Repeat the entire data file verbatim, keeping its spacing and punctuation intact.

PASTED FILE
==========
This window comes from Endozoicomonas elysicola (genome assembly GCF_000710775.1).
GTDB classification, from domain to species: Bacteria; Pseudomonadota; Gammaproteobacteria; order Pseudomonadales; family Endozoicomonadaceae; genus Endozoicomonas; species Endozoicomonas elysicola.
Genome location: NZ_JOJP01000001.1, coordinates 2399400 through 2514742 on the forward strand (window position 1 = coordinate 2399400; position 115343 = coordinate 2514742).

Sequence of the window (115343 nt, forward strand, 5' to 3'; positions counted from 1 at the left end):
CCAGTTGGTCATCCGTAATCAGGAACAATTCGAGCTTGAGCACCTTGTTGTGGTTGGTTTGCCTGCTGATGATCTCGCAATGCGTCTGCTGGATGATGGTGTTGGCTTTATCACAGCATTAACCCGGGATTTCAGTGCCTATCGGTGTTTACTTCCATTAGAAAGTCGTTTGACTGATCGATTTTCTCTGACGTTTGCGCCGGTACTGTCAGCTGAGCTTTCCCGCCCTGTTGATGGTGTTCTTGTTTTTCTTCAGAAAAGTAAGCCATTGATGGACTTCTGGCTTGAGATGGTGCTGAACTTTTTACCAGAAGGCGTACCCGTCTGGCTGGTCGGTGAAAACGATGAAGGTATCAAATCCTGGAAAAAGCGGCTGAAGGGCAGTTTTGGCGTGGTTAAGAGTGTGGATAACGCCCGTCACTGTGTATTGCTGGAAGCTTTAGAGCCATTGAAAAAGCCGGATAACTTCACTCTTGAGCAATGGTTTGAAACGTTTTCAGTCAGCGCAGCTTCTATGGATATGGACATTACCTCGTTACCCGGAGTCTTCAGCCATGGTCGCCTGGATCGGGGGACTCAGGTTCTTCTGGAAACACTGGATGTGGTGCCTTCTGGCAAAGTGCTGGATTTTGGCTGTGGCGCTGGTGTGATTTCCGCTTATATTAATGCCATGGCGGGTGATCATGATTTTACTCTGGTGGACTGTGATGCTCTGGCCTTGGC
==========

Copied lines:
This window comes from Endozoicomonas elysicola (genome assembly GCF_000710775.1).
GTDB classification, from domain to species: Bacteria; Pseudomonadota; Gammaproteobacteria; order Pseudomonadales; family Endozoicomonadaceae; genus Endozoicomonas; species Endozoicomonas elysicola.
Genome location: NZ_JOJP01000001.1, coordinates 2399400 through 2514742 on the forward strand (window position 1 = coordinate 2399400; position 115343 = coordinate 2514742).

Sequence of the window (115343 nt, forward strand, 5' to 3'; positions counted from 1 at the left end):
CCAGTTGGTCATCCGTAATCAGGAACAATTCGAGCTTGAGCACCTTGTTGTGGTTGGTTTGCCTGCTGATGATCTCGCAATGCGTCTGCTGGATGATGGTGTTGGCTTTATCACAGCATTAACCCGGGATTTCAGTGCCTATCGGTGTTTACTTCCATTAGAAAGTCGTTTGACTGATCGATTTTCTCTGACGTTTGCGCCGGTACTGTCAGCTGAGCTTTCCCGCCCTGTTGATGGTGTTCTTGTTTTTCTTCAGAAAAGTAAGCCATTGATGGACTTCTGGCTTGAGATGGTGCTGAACTTTTTACCAGAAGGCGTACCCGTCTGGCTGGTCGGTGAAAACGATGAAGGTATCAAATCCTGGAAAAAGCGGCTGAAGGGCAGTTTTGGCGTGGTTAAGAGTGTGGATAACGCCCGTCACTGTGTATTGCTGGAAGCTTTAGAGCCATTGAAAAAGCCGGATAACTTCACTCTTGAGCAATGGTTTGAAACGTTTTCAGTCAGCGCAGCTTCTATGGATATGGACATTACCTCGTTACCCGGAGTCTTCAGCCATGGTCGCCTGGATCGGGGGACTCAGGTTCTTCTGGAAACACTGGATGTGGTGCCTTCTGGCAAAGTGCTGGATTTTGGCTGTGGCGCTGGTGTGATTTCCGCTTATATTAATGCCATGGCGGGTGATCATGATTTTACTCTGGTGGACTGTGATGCTCTGGCCTTGGC